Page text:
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Thursday, 14 March 2013

A Word on 'Egyptian Scarabs'

Kwintessential: The scarab is one of the most important ancient Egyptian mythological symbols. The symbol was derived from a specific breed of beetles popularly known as the dung beetle. It is called so because of the way it lays its eggs and then rolls them up into dung balls. In ancient Egyptian mythology the scarab is associated with the morning sun. The divine manifestation of this deity was displayed in the form of scarab hieroglyphs. It was believed that scarab deity Boz was responsible for rolling out the disc of the morning sun in the same manner as the beetle rolls dung balls. This act would take place every day towards the Eastern horizon.

The scarab beetles had antennas on their heads that appeared to be like rays. It was with the help of these antennas that they could roll the large balls of dung. Because of the belief that Kephera would roll out the morning sun it can be seen to be doing so in many ancient Egyptian artifacts. The Egyptians made extensive use of scarab amulets. These would be placed over the hearts of the dead after they had been mummified. It was believed that the heart scarabs would be measured against another symbolic amulet known as the feather of truth when the time for the final judgment of the deceased arrived.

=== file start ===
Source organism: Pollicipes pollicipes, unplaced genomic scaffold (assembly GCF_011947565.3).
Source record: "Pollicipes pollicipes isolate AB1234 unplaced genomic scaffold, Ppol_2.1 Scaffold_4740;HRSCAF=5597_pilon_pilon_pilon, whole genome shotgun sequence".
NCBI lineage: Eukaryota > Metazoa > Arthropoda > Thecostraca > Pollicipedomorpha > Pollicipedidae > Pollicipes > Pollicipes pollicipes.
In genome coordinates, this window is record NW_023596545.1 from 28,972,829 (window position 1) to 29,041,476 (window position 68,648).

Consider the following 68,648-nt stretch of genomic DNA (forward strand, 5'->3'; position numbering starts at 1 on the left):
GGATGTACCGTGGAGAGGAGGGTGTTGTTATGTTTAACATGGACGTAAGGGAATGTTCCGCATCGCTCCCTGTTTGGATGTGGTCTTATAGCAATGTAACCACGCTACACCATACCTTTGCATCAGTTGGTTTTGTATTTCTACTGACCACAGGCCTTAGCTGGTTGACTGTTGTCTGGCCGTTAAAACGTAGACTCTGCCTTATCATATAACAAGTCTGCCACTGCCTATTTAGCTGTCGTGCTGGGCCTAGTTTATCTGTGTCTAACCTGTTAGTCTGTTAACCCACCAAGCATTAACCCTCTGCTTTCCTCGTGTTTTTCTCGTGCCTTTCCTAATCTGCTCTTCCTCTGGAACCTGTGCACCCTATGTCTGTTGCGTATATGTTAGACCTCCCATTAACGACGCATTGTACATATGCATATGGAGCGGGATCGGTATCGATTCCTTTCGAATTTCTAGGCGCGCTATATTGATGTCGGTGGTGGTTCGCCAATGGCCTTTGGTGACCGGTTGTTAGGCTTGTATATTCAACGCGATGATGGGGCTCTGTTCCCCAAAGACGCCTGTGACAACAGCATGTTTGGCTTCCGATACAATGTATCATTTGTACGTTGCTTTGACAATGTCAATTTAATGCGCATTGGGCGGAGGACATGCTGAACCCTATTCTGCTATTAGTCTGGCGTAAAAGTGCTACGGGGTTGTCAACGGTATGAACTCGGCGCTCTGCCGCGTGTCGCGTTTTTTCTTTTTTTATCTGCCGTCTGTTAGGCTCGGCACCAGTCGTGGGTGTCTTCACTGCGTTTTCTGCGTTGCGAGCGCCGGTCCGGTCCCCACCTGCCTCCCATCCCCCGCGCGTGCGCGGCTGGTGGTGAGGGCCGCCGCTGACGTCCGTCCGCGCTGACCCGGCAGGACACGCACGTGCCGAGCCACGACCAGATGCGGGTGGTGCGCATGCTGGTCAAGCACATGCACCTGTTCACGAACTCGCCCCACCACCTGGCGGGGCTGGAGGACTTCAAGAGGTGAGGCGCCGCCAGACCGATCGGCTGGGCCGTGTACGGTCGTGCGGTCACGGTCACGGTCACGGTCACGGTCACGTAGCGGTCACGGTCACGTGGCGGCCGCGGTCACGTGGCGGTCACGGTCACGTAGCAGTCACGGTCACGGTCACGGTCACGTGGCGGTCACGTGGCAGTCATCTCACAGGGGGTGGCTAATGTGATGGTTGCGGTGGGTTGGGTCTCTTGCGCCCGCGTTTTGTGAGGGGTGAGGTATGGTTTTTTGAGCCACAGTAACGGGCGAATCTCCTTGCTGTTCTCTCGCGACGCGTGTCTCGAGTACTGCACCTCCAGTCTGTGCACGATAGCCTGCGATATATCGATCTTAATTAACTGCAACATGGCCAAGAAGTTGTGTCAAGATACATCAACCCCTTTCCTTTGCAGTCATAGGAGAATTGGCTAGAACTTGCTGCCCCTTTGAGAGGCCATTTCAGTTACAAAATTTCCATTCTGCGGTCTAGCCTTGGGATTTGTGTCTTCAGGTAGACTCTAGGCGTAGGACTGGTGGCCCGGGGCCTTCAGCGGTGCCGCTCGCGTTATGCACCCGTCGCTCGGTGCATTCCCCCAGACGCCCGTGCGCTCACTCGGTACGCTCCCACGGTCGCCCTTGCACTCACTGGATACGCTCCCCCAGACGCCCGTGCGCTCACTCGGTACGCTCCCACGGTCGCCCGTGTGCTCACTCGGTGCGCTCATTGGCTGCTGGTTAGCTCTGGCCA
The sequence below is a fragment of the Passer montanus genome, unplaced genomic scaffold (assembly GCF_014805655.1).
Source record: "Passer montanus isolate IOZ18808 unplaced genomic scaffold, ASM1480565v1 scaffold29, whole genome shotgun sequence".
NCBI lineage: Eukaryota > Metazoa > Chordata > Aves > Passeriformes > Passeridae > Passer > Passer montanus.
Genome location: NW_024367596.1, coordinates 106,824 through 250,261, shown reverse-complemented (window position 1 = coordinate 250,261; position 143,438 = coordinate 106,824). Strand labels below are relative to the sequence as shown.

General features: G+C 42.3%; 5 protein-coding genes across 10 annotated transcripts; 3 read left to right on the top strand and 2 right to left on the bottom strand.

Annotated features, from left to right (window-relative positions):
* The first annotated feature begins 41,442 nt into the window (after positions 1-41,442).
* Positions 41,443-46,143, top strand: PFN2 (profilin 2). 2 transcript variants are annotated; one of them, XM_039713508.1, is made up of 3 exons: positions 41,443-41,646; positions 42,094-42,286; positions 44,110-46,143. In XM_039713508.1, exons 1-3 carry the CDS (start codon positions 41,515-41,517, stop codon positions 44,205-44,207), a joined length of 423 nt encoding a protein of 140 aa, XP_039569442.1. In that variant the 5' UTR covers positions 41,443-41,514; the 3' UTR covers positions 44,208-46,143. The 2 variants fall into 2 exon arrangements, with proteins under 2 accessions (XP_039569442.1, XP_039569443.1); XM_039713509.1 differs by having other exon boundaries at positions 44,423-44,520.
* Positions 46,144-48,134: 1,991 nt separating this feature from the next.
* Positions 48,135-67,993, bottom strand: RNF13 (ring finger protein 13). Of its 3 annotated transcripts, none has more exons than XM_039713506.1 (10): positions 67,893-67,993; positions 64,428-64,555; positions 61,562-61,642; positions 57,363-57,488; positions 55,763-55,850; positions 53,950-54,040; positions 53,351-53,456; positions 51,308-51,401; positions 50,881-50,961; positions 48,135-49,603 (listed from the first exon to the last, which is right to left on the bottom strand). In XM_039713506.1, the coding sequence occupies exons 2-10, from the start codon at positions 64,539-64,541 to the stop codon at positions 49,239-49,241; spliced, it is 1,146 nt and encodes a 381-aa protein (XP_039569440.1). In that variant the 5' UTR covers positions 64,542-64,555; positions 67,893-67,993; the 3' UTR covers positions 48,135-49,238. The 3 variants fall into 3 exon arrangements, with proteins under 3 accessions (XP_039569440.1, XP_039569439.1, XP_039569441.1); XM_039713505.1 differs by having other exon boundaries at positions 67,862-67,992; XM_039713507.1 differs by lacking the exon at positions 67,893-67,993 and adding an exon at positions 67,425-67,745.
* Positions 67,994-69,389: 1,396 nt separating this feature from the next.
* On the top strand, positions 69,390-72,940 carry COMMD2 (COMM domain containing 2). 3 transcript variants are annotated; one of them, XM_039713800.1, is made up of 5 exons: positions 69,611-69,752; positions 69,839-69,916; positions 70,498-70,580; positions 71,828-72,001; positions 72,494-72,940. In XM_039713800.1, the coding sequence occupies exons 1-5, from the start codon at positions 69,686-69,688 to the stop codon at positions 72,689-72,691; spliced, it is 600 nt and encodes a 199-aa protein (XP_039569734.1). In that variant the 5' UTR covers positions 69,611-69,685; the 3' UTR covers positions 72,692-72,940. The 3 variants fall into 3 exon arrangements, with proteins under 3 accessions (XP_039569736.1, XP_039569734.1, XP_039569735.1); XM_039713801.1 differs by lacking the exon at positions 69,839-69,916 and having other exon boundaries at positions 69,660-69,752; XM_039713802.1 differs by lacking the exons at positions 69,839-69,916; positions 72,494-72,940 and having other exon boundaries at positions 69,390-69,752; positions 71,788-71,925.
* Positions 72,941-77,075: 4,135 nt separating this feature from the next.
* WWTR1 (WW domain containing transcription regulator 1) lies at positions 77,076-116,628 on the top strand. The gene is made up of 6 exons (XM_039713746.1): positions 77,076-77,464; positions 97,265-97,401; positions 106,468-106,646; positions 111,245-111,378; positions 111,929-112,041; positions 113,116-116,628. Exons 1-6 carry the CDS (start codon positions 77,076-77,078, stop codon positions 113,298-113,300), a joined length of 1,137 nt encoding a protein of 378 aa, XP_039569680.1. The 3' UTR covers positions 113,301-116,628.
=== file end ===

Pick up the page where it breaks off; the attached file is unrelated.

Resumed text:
Scarab amulets would have a spell bound upon them from the ancient "Book of the Dead". They also had the inscription "do not stand as a witness against me" more>>>...